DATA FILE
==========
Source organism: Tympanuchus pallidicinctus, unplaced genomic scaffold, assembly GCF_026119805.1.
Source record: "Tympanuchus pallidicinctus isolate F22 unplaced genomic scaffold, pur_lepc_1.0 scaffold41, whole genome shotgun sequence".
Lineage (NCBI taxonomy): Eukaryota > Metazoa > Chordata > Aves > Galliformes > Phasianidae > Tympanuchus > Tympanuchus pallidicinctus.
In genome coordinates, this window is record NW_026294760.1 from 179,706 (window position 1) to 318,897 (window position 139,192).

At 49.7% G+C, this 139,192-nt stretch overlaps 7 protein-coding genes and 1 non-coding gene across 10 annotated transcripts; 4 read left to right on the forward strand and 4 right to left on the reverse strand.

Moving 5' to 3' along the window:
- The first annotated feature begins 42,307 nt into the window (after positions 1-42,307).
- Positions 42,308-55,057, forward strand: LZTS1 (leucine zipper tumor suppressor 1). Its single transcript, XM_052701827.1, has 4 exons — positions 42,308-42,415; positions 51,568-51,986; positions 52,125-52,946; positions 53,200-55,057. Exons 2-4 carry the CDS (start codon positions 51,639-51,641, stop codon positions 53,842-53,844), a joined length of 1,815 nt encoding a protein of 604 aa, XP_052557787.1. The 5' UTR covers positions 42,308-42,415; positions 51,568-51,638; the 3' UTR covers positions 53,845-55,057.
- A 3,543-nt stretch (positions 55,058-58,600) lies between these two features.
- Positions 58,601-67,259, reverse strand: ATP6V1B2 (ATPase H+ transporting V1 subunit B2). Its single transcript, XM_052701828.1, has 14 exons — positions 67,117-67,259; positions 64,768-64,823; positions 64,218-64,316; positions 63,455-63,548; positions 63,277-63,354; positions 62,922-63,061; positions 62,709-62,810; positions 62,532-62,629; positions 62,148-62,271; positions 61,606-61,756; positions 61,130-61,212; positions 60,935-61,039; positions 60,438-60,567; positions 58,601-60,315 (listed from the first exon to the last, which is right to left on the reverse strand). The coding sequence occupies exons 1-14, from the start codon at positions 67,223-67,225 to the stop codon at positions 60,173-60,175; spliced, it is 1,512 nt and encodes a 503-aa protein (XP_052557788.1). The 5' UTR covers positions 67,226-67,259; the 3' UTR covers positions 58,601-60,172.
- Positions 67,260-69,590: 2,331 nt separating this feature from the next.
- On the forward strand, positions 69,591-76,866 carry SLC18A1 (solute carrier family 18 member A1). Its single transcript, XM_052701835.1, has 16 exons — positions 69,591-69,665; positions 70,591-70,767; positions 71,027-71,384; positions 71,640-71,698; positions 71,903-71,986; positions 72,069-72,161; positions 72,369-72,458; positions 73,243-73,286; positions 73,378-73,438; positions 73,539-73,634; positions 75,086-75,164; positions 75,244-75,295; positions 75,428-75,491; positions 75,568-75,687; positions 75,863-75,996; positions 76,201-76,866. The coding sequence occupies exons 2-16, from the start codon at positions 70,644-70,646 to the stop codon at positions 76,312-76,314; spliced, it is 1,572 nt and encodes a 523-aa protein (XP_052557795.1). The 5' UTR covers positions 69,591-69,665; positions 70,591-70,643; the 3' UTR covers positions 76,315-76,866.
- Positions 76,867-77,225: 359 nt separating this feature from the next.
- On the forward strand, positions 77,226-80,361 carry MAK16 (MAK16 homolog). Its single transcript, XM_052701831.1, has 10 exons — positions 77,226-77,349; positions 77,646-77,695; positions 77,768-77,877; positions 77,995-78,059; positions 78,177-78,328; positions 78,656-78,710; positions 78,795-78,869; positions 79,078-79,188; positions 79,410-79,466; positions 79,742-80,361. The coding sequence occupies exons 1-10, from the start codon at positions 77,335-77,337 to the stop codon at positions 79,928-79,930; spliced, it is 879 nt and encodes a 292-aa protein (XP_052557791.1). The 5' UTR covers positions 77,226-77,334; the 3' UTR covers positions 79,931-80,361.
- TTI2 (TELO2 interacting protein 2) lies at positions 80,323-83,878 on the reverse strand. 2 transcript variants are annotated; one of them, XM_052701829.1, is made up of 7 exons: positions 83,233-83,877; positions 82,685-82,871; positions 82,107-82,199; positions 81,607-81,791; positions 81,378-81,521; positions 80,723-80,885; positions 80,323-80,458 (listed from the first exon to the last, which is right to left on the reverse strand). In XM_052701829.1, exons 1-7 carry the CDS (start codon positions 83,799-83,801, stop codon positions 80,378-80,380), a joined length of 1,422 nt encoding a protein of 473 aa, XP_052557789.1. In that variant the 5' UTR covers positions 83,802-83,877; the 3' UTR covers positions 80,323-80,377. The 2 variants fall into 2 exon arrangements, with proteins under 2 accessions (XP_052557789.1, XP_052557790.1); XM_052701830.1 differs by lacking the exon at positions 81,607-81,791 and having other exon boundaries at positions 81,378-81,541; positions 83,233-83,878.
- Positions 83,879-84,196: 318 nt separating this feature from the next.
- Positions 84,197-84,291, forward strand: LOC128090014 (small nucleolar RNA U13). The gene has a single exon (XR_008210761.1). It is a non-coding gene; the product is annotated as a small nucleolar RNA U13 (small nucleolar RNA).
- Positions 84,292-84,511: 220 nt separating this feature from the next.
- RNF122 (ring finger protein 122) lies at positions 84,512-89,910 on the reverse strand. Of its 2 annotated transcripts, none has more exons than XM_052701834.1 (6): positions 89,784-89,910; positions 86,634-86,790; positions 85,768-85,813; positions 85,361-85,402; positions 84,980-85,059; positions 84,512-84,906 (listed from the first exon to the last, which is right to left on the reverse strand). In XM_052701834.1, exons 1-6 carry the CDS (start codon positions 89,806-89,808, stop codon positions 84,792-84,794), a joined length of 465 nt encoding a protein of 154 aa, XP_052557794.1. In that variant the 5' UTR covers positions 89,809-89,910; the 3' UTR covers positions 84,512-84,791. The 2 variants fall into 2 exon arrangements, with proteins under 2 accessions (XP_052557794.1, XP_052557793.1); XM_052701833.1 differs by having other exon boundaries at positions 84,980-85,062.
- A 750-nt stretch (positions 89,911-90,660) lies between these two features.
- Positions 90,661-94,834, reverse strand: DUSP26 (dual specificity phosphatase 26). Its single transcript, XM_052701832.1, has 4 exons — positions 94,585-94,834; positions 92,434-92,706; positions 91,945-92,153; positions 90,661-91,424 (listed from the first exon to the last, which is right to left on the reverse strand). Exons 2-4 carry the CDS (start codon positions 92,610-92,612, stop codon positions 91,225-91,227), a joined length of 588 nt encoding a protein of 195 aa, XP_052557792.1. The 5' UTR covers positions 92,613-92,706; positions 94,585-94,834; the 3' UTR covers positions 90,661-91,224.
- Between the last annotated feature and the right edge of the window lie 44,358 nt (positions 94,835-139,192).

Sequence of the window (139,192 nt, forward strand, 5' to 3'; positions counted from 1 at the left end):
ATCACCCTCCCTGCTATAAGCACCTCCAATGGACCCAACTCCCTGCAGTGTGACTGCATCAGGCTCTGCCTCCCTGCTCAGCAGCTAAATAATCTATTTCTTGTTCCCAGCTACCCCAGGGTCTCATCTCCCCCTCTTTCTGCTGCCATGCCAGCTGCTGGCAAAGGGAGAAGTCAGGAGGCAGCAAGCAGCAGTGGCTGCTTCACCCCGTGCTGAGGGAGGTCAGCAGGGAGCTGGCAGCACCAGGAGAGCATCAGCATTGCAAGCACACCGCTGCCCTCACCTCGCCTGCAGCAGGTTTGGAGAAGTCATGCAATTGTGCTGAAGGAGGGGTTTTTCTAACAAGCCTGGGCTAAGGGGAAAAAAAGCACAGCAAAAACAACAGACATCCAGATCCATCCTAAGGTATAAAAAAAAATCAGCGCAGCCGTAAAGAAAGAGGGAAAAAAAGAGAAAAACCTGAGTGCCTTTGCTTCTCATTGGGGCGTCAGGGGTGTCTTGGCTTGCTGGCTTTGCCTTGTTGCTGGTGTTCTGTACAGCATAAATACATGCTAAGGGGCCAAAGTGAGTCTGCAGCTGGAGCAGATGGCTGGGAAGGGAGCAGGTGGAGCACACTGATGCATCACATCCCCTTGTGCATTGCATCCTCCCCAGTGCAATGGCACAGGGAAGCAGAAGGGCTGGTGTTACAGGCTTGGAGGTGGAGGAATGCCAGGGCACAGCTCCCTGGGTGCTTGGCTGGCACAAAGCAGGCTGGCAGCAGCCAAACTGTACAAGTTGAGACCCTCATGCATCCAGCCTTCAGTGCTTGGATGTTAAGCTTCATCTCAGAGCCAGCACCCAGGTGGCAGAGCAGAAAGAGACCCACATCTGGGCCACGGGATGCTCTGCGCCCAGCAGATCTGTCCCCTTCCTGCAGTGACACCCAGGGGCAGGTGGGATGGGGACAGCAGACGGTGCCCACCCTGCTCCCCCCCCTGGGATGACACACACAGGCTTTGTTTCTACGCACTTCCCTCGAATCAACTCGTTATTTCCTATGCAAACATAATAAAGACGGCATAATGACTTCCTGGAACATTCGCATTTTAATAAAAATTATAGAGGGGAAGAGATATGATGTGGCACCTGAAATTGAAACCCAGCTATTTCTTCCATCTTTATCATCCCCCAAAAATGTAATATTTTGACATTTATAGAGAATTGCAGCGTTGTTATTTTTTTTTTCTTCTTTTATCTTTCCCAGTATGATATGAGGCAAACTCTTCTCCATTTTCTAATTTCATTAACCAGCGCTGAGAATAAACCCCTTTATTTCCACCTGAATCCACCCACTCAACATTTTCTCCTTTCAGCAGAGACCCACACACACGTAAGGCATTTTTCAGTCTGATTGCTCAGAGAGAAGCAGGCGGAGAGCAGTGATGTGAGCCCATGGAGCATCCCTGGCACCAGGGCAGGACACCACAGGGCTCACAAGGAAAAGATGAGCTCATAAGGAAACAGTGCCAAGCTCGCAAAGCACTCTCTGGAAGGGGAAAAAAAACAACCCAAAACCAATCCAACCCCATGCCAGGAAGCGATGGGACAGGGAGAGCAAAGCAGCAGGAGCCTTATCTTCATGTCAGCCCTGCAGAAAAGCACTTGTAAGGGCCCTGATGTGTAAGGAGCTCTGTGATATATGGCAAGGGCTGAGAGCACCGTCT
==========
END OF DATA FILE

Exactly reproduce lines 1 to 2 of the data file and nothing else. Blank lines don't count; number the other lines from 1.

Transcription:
Source organism: Tympanuchus pallidicinctus, unplaced genomic scaffold, assembly GCF_026119805.1.
Source record: "Tympanuchus pallidicinctus isolate F22 unplaced genomic scaffold, pur_lepc_1.0 scaffold41, whole genome shotgun sequence".